According to a survey conducted by the National Institute for Social-Economic and Political Research, over 60% of Belarusians doubt the validity of the death sentence verdict handed down to two men accused of planting a bomb on the Minsk underground. The two men were executed during the second week of March with a bullet to the back of the head. The verdict was handed down in November 2011, and appeals against came from as far away as the EU High Representative for Foreign Affairs and Security Policy and the Chancellor of Germany. Belarus is the only country in Europe that still has the death penalty. Beyond that, however, public opinion seems to be strongly in favor of the theory that Belarusian President Aleksandar Lukashenko was actually behind the underground bombing. And that it was connected to an intense political crisis in the wake of December 2010 presidential elections. That crisis culminated in the arrest of 700 protesters and nine presidential candidates, two of whom are still behind bars.
Russian Stocks Gain on Rumors of Early Release for Yukos Oil Billionaire
Yukos Oil magnate Mikhail Khodorkovsky was arrested in 2003 and sentenced to 13 years in prison for fraud, tax evasion and embezzlement – charges the Yukos billionaire says were false and politically motivated. His release would further boost Russian stocks, which already saw gains earlier this week after Deutsche Bank AG said there was a 50% chance that Khodorkovsky would be released early, before the 7 May inauguration of Vladimir Putin, who won Russia’s 2 March presidential elections.
Iranian Oil Exports Down in March
Iranian oil exports fell in the month of March by some 300,000 barrels per day as global buyers cave in to US-led sanctions targeting Iranian oil imports. This is the first major reduction in Iranian oil exports since the European Union announced it would follow Washington’s lead and embargo crude imports from Iran beginning in July. Turkey is still holding out hope that it will be given a waiver on the embargo, as it imports some 200,000 barrels per day of oil from Iran. Sanctions on Iran have hit Turkey hard, with Turkish exports to Iran declining 25% from December to January alone. Other countries face sanctions from the US for refusing to embargo Iranian oil, among them India, China and South Korea.
Counter-Coup Concerns in Mali
The situation in Mali following a 21 March coup d’état, in which renegade soldiers took over the presidential palace, remains seemingly calm. Coup leaders have partially reopened the country’s main airport, but demonstrations in the capital Bamako are demanding a return to constitutional rule. President Amadou Toumani Toure has not been heard from since the coup, ostensibly launched over the “incompetence” of the government in handling a Touareg rebellion and a growing threat from al-Qaeda in the Islamic Maghreb (AQIM). There are real concerns for the potential of a counter coup.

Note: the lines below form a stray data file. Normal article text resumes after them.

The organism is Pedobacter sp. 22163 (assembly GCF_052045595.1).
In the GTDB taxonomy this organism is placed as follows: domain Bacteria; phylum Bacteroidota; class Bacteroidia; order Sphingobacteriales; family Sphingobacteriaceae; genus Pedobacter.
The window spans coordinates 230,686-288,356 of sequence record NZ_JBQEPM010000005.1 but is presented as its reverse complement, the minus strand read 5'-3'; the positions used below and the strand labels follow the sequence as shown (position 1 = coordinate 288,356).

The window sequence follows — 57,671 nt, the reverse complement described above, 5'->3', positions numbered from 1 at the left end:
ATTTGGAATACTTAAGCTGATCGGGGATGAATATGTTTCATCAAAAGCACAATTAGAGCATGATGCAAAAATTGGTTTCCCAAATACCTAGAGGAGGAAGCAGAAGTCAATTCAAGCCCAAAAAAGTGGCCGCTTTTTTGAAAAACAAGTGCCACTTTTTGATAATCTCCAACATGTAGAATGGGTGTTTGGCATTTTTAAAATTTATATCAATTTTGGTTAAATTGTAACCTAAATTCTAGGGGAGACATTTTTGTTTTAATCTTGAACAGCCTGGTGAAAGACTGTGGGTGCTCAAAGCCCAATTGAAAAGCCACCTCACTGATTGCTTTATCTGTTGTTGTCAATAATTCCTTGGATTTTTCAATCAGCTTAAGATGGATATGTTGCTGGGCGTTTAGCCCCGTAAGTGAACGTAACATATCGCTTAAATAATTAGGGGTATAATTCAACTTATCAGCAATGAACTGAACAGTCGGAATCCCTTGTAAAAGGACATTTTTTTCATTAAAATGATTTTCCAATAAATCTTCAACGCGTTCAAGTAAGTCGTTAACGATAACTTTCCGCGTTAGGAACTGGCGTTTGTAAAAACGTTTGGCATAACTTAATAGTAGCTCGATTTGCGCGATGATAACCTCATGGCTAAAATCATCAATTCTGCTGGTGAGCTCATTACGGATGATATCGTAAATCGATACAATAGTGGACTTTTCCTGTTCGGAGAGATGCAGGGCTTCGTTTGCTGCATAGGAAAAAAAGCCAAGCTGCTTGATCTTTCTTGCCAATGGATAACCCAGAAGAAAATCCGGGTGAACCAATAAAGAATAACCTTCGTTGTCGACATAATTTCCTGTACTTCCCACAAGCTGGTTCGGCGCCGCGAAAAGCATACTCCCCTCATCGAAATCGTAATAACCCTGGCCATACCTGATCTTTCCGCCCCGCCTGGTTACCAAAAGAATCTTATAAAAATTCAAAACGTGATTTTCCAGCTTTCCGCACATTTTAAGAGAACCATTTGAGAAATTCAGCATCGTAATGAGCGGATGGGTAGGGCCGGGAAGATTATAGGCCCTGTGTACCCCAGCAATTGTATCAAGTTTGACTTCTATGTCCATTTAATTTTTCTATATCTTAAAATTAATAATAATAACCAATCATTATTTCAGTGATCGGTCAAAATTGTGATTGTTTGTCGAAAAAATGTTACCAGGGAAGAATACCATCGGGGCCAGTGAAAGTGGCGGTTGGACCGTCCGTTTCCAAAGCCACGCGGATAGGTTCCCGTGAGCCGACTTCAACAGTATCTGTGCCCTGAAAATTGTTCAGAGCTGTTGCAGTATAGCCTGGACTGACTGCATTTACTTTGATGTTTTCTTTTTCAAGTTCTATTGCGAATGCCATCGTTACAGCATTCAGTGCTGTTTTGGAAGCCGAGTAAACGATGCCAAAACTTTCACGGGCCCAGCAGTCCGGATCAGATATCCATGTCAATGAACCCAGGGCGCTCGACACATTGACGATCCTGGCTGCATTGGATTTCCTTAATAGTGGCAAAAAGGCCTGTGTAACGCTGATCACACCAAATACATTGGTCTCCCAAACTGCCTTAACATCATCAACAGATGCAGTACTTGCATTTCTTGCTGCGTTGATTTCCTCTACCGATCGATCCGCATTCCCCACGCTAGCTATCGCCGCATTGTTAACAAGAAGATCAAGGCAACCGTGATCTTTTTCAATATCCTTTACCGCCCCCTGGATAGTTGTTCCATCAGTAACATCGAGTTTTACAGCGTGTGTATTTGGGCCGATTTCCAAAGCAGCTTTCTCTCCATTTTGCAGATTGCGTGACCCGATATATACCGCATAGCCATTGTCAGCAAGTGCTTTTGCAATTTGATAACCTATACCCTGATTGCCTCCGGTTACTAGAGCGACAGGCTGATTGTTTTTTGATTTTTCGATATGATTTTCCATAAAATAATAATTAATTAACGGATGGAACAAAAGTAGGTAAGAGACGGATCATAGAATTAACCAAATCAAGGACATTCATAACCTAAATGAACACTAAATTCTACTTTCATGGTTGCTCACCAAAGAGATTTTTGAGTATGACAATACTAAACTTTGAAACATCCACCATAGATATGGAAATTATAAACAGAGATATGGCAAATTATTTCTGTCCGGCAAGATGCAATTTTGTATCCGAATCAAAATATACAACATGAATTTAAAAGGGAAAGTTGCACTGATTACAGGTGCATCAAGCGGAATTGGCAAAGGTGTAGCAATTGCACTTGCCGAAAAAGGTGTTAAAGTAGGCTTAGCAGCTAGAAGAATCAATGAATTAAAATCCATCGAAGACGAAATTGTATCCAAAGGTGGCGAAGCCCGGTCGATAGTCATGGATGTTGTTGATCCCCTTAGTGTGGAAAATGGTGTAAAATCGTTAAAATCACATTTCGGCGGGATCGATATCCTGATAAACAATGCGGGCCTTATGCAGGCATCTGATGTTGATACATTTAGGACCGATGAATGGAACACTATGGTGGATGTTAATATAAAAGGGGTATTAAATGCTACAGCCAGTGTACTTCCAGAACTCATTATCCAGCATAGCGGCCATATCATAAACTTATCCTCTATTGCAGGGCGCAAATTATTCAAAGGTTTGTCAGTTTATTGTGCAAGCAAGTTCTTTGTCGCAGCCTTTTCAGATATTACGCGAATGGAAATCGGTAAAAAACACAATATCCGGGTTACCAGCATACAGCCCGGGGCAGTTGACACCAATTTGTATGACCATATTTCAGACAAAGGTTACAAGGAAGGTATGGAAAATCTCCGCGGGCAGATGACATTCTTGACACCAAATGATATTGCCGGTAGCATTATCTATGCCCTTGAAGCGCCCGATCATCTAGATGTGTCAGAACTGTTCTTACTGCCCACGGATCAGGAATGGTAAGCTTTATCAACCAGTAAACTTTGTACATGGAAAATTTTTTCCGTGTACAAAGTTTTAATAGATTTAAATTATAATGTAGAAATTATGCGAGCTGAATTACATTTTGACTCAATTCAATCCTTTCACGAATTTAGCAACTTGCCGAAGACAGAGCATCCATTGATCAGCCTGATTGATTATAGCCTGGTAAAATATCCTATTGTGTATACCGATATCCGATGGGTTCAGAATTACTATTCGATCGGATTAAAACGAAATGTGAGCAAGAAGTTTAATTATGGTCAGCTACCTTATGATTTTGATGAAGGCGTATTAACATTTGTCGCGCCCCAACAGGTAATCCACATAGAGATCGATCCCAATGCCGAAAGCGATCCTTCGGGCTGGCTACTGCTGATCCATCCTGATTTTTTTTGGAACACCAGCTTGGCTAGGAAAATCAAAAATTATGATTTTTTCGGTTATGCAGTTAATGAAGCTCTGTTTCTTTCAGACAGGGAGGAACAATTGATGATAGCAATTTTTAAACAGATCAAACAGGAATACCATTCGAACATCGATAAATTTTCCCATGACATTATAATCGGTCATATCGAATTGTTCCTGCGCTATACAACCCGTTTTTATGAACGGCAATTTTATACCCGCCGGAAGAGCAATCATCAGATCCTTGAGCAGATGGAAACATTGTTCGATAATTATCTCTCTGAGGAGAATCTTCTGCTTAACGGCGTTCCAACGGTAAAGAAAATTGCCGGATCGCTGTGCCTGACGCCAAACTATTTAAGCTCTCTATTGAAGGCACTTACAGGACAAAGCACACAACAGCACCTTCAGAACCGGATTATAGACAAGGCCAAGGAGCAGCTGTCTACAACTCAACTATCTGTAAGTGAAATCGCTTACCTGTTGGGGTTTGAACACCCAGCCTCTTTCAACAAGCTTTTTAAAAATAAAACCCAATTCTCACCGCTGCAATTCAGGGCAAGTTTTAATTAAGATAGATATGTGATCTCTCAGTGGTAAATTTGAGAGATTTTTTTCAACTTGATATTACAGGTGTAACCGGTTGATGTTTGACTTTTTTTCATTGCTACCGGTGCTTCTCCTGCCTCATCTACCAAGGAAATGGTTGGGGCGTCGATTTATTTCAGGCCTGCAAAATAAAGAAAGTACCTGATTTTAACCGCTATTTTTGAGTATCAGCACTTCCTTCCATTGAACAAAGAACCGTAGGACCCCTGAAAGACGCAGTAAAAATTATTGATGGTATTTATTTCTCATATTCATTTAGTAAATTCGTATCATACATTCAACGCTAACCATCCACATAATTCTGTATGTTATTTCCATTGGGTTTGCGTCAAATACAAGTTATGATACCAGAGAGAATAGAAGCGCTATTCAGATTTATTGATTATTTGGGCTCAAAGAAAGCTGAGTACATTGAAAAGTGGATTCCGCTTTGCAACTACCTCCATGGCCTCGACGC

Senegal’s Long-Time Leader Defeated in Elections
After ruling Senegal for 12 years, President Abdoulaye Wade has conceded defeat following run-off presidential elections on 25 March to challenger Macky Sall, who appears to have won some 65% of the votes. Sall was a former prime minister under Wade (2004-2007). Sall fell out with Wade after questioning the credibility and legitimacy of Wade’s son, Karim, in government activities. After the break with Wade, Sall formed the Alliance for the Republic (APR-Yakaar), and then went on to be elected mayor of Fatick in 2009. Most analysts believed that Wade was grooming his son Karim as his replacement – a move that was highly controversial. Karim’s reaction to his father’s loss and his rival’s victory will be worth following in the coming weeks and months.
Syria Ostensibly Accepts UN Peace Plan
The Syrian government has accepted a peace plan from UN General Secretary Kofi Annan, after the UNSC unanimously passed a resolution on Syria last week. Russia and China, having hedged their bets on Syria over the past year, joined the resolution. There seems to be the general understanding that Syria has little choice but to accept the peace plan with all UNSC members now on board. However, that assumption is premature. On the ground, there is no indication that the regime of Bashir al-Assad is losing the battle against opposition and extremist forces. It is estimated that more than 8,000 people have been killed in the violence over the past year. Syria will top the agenda at a Baghdad summit of Arab leaders beginning on 27 March.
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